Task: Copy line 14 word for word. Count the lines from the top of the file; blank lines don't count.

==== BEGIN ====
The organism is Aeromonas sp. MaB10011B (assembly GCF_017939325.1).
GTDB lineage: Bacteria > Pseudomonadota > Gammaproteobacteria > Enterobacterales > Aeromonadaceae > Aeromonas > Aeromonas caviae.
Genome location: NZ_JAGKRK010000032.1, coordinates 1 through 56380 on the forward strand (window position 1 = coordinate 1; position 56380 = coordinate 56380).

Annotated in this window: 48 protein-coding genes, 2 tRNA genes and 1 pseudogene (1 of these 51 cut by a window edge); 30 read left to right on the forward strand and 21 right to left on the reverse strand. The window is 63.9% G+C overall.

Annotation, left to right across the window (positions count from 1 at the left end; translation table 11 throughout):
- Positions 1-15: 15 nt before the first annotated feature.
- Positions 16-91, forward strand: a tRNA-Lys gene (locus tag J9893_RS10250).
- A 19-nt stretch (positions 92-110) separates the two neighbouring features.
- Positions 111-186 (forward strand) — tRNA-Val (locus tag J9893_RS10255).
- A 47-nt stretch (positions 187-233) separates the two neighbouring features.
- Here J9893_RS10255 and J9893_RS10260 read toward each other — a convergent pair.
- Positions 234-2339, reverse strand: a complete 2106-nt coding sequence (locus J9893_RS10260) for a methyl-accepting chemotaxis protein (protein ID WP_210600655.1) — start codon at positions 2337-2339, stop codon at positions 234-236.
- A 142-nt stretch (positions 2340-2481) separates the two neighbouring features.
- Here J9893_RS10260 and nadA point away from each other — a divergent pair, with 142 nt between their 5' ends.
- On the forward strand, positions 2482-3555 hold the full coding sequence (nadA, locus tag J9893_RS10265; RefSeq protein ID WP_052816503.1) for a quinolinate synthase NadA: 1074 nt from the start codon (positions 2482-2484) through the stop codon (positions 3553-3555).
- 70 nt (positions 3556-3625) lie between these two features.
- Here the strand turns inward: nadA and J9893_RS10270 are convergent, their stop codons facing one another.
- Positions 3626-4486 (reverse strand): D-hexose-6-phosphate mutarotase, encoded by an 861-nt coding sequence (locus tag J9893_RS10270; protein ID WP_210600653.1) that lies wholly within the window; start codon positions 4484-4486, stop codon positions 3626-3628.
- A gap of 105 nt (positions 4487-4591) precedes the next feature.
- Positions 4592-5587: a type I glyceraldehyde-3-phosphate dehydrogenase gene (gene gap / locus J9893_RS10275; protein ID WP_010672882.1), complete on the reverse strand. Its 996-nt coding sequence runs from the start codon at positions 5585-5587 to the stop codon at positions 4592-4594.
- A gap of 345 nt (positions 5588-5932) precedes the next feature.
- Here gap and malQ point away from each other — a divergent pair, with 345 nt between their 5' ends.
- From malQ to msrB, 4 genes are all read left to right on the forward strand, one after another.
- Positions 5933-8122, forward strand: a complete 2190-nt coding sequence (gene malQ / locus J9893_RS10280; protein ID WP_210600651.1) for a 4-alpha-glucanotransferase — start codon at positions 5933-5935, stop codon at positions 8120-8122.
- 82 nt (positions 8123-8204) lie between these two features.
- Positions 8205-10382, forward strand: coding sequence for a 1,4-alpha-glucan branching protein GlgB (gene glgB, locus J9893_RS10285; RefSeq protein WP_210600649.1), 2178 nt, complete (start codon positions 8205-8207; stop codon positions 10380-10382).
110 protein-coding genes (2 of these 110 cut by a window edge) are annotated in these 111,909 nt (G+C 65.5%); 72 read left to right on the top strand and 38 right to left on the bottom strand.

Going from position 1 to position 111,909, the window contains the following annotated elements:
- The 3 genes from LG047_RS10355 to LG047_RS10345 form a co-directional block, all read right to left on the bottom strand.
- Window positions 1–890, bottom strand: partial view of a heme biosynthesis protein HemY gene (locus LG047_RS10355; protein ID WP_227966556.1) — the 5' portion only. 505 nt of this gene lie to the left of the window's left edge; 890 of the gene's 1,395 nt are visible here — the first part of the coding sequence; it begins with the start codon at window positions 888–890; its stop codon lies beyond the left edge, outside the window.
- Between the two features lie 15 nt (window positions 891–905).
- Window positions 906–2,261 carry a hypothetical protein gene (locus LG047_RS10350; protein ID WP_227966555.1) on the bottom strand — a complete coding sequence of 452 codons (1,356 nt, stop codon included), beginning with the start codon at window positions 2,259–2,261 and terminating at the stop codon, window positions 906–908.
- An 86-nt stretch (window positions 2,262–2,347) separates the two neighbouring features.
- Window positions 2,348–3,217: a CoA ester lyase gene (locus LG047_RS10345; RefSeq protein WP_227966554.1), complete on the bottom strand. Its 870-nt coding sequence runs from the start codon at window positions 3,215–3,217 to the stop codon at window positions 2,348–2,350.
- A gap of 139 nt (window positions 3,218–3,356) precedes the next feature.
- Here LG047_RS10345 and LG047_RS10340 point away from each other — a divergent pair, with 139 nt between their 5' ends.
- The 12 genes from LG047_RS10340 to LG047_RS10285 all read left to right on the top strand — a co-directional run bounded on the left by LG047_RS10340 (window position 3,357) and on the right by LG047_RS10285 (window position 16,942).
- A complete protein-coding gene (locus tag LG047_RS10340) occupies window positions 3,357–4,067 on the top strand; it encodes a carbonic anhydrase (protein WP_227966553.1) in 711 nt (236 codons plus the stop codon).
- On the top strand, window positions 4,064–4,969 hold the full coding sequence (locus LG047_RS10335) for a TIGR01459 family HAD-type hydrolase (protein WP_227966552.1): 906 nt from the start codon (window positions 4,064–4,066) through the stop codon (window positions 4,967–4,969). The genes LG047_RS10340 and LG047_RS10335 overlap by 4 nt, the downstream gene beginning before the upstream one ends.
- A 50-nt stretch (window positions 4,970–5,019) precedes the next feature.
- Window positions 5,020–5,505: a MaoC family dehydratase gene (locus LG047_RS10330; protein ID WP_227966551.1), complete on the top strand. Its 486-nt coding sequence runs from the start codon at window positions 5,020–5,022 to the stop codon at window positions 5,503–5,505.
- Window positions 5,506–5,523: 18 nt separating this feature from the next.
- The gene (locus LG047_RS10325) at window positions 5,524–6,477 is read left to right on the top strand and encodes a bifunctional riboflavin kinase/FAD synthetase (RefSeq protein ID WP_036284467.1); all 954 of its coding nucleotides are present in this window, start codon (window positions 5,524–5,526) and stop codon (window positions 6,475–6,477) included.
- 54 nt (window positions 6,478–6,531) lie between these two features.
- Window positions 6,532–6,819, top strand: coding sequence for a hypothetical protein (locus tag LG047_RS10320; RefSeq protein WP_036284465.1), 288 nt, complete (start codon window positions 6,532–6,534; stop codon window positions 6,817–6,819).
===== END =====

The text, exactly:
- Here J9893_RS10260 and nadA point away from each other — a divergent pair, with 142 nt between their 5' ends.